Home  »  The World’s Wit and Humor  »  A Lay of Real Life

The World’s Wit and Humor: An Encyclopedia in 15 Volumes. 1906.

Thomas Hood (1799–1845)

A Lay of Real Life

WHO ruined me ere I was born,

Sold every acre, grass or corn,

And left the next heir all forlorn?

My Grandfather.

Who said my mother was no nurse,

And physicked me and made me worse,

Till infancy became a curse?

My Grandmother.

Who left me in my seventh year,

A comfort to my mother dear

And Mr. Pope, the overseer?

My Father.

Who let me starve to buy her gin,

Till all my bones came through my skin,

Then called me “ugly little sin”?

My Mother.

Who said my mother was a Turk,

And took me home—and made me work,

But managed half my meals to shirk?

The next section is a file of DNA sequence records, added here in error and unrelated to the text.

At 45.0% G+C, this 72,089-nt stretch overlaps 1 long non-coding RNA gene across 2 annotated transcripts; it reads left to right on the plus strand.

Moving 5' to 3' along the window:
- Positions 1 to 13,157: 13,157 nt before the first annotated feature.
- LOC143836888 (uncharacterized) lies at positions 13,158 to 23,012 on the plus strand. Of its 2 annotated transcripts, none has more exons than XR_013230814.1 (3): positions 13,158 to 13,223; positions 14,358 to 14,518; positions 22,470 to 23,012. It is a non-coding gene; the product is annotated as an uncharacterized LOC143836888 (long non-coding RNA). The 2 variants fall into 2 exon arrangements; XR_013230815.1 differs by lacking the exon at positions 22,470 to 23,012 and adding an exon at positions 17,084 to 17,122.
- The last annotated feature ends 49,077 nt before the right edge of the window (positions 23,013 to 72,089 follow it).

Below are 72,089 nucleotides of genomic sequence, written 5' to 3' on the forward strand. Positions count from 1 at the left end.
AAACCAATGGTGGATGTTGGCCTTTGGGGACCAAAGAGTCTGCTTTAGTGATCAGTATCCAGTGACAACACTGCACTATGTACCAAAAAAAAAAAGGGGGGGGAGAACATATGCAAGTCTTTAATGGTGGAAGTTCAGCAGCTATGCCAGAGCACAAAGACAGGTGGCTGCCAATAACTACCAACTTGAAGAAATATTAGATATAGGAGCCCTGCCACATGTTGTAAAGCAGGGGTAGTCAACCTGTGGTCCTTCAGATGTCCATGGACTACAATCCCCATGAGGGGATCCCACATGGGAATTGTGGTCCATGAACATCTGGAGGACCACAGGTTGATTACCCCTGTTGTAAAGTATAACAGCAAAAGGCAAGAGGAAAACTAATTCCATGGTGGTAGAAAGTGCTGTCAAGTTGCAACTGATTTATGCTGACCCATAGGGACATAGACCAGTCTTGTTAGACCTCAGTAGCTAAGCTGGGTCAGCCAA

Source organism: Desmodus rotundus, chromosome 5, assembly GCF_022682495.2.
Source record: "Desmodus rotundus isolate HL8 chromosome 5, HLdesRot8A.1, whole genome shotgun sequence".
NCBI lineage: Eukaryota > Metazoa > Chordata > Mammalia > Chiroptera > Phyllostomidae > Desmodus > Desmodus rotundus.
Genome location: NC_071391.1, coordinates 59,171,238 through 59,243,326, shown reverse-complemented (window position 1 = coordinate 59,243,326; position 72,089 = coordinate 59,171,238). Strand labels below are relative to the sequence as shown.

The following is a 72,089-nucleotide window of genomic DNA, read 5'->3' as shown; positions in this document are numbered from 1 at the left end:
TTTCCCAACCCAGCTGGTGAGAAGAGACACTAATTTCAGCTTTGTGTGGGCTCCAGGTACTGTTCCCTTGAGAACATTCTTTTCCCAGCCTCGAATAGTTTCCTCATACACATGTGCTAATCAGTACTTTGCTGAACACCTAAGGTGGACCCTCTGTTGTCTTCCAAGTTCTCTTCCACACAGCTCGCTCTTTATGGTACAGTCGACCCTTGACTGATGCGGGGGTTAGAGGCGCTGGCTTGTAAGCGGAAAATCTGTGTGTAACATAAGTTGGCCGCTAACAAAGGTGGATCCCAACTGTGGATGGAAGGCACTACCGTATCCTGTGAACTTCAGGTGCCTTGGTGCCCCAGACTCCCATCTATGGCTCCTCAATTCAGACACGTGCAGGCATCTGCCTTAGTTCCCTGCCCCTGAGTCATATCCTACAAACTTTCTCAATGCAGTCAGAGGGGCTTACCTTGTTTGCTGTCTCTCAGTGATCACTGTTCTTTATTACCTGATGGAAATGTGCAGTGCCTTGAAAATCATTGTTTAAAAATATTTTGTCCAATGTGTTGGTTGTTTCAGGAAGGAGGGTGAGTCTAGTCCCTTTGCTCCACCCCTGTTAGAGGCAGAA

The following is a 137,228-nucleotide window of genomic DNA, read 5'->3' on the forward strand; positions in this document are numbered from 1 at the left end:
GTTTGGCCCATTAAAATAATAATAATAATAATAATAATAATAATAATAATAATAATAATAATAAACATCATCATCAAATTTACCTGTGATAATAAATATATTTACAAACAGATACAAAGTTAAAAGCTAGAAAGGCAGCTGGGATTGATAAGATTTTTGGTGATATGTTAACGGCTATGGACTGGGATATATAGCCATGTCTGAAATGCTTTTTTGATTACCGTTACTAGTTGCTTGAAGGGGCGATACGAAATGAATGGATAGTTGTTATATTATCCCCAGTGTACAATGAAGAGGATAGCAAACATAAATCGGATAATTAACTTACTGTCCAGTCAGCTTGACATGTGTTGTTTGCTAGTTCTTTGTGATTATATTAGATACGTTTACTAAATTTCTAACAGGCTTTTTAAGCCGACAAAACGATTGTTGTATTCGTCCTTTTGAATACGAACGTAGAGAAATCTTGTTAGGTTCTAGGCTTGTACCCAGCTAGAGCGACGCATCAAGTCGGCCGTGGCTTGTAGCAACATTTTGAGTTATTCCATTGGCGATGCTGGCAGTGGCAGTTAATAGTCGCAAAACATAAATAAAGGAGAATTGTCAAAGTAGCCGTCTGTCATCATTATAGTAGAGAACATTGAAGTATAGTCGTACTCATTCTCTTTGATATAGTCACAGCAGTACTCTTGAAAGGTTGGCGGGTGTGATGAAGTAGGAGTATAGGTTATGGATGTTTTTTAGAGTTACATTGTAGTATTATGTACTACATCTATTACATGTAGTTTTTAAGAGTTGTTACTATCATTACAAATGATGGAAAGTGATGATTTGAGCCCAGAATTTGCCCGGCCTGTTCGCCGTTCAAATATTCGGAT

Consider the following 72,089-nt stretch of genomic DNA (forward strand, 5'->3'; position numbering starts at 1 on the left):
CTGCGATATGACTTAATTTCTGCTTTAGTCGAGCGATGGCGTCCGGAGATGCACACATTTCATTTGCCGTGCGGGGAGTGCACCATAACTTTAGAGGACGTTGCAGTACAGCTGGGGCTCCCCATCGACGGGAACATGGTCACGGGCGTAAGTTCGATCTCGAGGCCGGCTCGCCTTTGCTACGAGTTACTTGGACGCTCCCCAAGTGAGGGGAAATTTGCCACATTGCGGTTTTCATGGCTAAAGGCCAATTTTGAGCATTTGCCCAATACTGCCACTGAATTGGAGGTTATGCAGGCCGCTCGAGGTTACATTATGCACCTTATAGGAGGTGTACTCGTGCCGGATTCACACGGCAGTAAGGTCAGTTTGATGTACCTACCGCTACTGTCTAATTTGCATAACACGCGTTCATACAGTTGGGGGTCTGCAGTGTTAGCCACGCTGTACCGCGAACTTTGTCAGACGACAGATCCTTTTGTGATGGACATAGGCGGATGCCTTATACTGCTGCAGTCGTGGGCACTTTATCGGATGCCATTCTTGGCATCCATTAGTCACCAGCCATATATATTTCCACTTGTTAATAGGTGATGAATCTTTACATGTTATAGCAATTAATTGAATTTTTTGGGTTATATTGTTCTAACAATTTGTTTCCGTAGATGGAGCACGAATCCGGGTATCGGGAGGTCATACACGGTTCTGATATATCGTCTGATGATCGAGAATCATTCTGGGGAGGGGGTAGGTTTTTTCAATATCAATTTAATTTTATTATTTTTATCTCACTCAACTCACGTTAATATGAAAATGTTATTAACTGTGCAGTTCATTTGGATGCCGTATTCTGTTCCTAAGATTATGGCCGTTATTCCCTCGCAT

My Aunt.

Who “of all earthly things” would boast

He “hated others’ brats the most,”

And therefore made me feel my post?

My Uncle.

Who got in scrapes, an endless score,

And always laid them at my door,

Till many a bitter bang I bore?

My Cousin.

Who took me home when mother died,

Again with father to reside,

Black shoes, clean knives, run far and wide?

My Stepmother.

Who marred my stealthy urchin joys,

And when I played cried, “What a noise!”

Girls always hector over boys—

My Sister.

Who used to share in what was mine,

Or took it all, did I decline,

’Cause I was eight and he was nine?

My Brother.

Who stroked my head and said “Good lad,”

And gave me sixpence, “all he had”;

But at the stall the coin was bad?

My Godfather.

Who, gratis, shared my social glass,

But when misfortune came to pass,

Referred me to the pump? Alas!

My Friend.

Through all this weary world, in brief,

Who ever sympathised with grief,

Or shared my joy—my sole relief?